SEC Whistleblower’s Program Working…Slowly

Sep 5 2014 | 4:30am ET

By Mary Campbell
Senior Reporter, FINalternatives

Prior to the creation of the SEC Whistleblower Program, law enforcement authorities were like “beat cops without a 911 system,” said one of the architects of that program.

“We were policing the streets looking for disturbances and problems but didn't have a mechanism that effectively allowed people to notify us of wrongdoing,” Jordan Thomas told FINalternatives' Mary Campbell in a recent interview.

Now a lawyer in Labaton Sucharow's whistleblower practice, Thomas was one of a handful of people tasked with designing a whistleblower program for the SEC—an idea first articulated by former chair Mary Schapiro during her confirmation hearings.

“One of the great mysteries for law enforcement and regulatory organizations has been why more witnesses have not come forward and reported some of the wrongdoing that has led to high-profile corporate scandals and the financial crisis,” said Thomas. “And one of the key conclusions was that we needed to better incentivize and protect...individuals who wish to report possible securities violations.”

To do so, the Office of the Whistleblower (OWB) was created with the mandate of overseeing the SEC's Whistleblower Program. Following the passage of the Dodd-Frank Act in 2010, the Whistleblower Program was formally launched in August 2011.

Since that time, the program has received over 6,500 tips (3,238 in 2013 alone) and made 11 awards to five individuals (occasionally a tip will result in multiple awards to the same whistleblower). The largest award to date was $14 million to an anonymous tipster (whose cover was later blown, but more on that later).


To “incentivize” whistleblowers, the OWB followed the example of other government bodies—including the Department of Justice and the Internal Revenue Service—and offered monetary rewards. 

More precisely, individuals who “voluntarily provide the Commission with original information that leads to a successful enforcement action resulting in monetary sanctions of over $1 million may be eligible for an award equal to 10-30% of the monies collected by the Commission or in a related action.”

But just how big a motivating factor is the reward? According to Thomas, the image of the whisteblower as mercenary or “in it for the money” is overblown:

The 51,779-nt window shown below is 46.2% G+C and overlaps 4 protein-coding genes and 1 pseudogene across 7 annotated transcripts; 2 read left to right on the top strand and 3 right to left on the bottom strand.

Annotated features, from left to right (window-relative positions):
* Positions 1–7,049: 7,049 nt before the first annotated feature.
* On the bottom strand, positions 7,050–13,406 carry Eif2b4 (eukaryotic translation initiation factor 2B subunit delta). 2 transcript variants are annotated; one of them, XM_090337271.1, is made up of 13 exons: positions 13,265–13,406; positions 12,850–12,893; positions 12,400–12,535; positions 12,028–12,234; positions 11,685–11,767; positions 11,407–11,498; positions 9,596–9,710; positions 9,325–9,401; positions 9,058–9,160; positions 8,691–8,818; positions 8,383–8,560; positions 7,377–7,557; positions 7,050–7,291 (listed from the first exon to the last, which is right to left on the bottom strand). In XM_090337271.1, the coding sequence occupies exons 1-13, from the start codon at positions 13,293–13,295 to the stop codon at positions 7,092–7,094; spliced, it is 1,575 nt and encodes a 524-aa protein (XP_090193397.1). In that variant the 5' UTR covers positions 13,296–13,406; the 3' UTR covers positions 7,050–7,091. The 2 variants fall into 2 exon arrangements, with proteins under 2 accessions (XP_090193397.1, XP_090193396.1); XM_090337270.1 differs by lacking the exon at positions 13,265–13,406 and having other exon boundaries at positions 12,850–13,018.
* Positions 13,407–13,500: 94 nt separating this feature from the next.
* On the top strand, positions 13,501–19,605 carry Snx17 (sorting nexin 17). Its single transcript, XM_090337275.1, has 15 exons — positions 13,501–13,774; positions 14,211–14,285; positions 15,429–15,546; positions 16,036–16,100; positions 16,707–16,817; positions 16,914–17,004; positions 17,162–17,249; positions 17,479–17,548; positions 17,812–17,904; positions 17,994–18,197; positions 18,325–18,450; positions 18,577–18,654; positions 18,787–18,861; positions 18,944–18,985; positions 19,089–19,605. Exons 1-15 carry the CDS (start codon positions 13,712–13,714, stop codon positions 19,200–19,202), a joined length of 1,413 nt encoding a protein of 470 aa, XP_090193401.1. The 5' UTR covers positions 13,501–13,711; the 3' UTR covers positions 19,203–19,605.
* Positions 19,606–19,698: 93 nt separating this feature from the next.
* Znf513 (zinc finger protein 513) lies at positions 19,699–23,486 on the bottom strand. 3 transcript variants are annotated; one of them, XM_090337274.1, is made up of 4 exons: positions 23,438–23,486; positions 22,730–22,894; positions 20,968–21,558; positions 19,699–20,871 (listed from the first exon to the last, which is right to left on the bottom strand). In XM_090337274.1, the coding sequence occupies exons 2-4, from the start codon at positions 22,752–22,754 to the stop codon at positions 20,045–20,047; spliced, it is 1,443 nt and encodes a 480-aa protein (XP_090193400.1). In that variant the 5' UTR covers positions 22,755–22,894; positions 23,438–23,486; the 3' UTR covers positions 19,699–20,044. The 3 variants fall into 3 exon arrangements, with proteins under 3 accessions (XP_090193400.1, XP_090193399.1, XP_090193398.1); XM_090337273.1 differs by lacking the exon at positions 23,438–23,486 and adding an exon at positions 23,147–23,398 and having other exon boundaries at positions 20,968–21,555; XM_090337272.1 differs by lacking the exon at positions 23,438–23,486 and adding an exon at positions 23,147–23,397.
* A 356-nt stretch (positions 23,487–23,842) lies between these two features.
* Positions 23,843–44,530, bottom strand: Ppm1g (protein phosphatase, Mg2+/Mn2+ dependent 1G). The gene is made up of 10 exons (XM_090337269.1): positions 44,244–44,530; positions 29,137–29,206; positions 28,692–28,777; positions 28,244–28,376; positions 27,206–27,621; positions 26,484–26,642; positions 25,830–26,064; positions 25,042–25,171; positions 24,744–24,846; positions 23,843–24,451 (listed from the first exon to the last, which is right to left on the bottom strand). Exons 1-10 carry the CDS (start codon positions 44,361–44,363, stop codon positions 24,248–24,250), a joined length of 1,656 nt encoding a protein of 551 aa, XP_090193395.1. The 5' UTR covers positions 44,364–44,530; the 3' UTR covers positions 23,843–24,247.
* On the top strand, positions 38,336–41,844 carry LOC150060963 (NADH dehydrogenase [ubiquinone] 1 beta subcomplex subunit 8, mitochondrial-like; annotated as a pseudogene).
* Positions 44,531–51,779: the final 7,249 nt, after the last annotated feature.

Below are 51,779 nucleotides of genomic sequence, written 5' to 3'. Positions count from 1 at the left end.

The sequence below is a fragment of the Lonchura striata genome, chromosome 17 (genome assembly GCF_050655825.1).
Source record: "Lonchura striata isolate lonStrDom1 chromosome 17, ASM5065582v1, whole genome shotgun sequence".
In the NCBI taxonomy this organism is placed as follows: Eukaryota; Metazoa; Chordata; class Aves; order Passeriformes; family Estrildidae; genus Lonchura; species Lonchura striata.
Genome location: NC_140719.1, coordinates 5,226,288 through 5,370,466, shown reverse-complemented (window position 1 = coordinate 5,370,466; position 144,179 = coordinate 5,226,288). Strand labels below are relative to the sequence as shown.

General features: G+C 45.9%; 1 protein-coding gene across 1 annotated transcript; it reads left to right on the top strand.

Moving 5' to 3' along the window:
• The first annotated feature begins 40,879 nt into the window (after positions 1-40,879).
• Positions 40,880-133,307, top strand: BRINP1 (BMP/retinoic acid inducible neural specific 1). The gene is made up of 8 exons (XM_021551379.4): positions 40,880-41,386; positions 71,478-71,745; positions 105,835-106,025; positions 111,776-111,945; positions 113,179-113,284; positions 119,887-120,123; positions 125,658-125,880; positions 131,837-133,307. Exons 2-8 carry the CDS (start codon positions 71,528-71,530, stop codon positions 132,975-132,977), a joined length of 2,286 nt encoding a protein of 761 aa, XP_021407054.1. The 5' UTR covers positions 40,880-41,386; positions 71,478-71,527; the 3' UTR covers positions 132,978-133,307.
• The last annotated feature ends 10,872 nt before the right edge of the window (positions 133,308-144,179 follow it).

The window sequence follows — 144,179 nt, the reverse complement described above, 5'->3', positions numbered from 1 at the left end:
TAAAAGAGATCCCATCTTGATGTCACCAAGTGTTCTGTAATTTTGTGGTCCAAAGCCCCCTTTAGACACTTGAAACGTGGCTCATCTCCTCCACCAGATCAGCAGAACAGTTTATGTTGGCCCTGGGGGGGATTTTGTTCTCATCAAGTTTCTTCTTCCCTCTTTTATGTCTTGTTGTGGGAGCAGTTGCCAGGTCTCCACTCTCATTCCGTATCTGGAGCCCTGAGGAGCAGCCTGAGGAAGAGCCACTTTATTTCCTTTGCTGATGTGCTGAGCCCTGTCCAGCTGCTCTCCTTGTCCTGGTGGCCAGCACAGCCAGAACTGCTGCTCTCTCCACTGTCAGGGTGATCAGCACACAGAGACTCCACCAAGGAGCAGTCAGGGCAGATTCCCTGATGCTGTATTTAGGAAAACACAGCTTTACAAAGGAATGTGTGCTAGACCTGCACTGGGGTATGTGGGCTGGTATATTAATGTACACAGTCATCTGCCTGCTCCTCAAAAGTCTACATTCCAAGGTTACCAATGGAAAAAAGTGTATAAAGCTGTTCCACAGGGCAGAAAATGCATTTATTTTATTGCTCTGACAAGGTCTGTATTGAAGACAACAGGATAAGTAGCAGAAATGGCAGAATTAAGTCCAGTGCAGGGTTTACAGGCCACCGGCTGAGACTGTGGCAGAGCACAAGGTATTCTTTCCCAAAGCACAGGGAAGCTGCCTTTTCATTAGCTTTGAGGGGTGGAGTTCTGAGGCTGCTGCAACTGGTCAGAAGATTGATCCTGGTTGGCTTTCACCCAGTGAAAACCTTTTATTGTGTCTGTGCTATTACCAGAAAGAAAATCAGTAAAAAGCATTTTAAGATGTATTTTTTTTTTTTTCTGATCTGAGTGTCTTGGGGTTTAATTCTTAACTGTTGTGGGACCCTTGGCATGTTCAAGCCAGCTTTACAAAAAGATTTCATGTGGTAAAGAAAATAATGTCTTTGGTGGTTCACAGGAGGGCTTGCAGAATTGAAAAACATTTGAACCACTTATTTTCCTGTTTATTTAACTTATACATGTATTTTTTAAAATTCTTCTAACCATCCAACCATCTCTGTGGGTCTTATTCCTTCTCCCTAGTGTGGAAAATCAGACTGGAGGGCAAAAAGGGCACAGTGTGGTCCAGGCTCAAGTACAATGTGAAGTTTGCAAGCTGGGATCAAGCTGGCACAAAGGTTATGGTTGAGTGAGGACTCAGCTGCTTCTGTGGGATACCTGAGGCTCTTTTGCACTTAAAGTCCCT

“That has not been what I saw at the Commission and it's not what I'm seeing in private practice. And this view is consistent with  numerous surveys by the Ethics Resource Center and other organizations which have found that the vast majority [of whistleblowers] report internally first. And whistleblowers would not report internally first if they were only about the money because reporting internally represents risk.”

And while the promise of a reward does bring some people forward who might never have come otherwise, Thomas said there are many other reasons why people decide to blow the whistle:

“Sometimes they're boy scouts and they just believe that people should report wrongdoing when they see it. Some are troubled by the fact that their organization may be tarnished by wrongdoing and they want to put a stop to it and they either feel that they won't be effective reporting internally or they tried to deal with it internally and have been unsuccessful. There are times that people are more concerned about their own situation. So, they're in a group, the group's doing things that are illegal or unethical and they don't want to be implicated in it and they see that the only way to get out of it is to leave or report it so that they're not implicated.

“There's times where people report wrongdoing because they think it's unfair that some people have been promoted or financially rewarded for engaging in wrongdoing when they didn't or wouldn't. Periodically you'll have the ex-spouse who will report for  personal reasons that you can guess.”

But the number one reason why people come forward, in Thomas' experience? Retaliation.

“Companies regularly tell their employees that if you know about wrongdoing, report it. And the vast majority of people do and if they perceive that they've been retaliated against, that breaks their tie to the organization and they no longer care. At that point they want to prove that they're right and they want the company to be held accountable—not only for the wrongdoing now but for retaliating against them.

“If I were giving one piece of advice to responsible organizations, I would say: Be aggressive in your efforts to protect people who report wrongdoing, whether they're right or wrong, because a whistleblower who believes they've been retaliated against is much more likely to report externally.”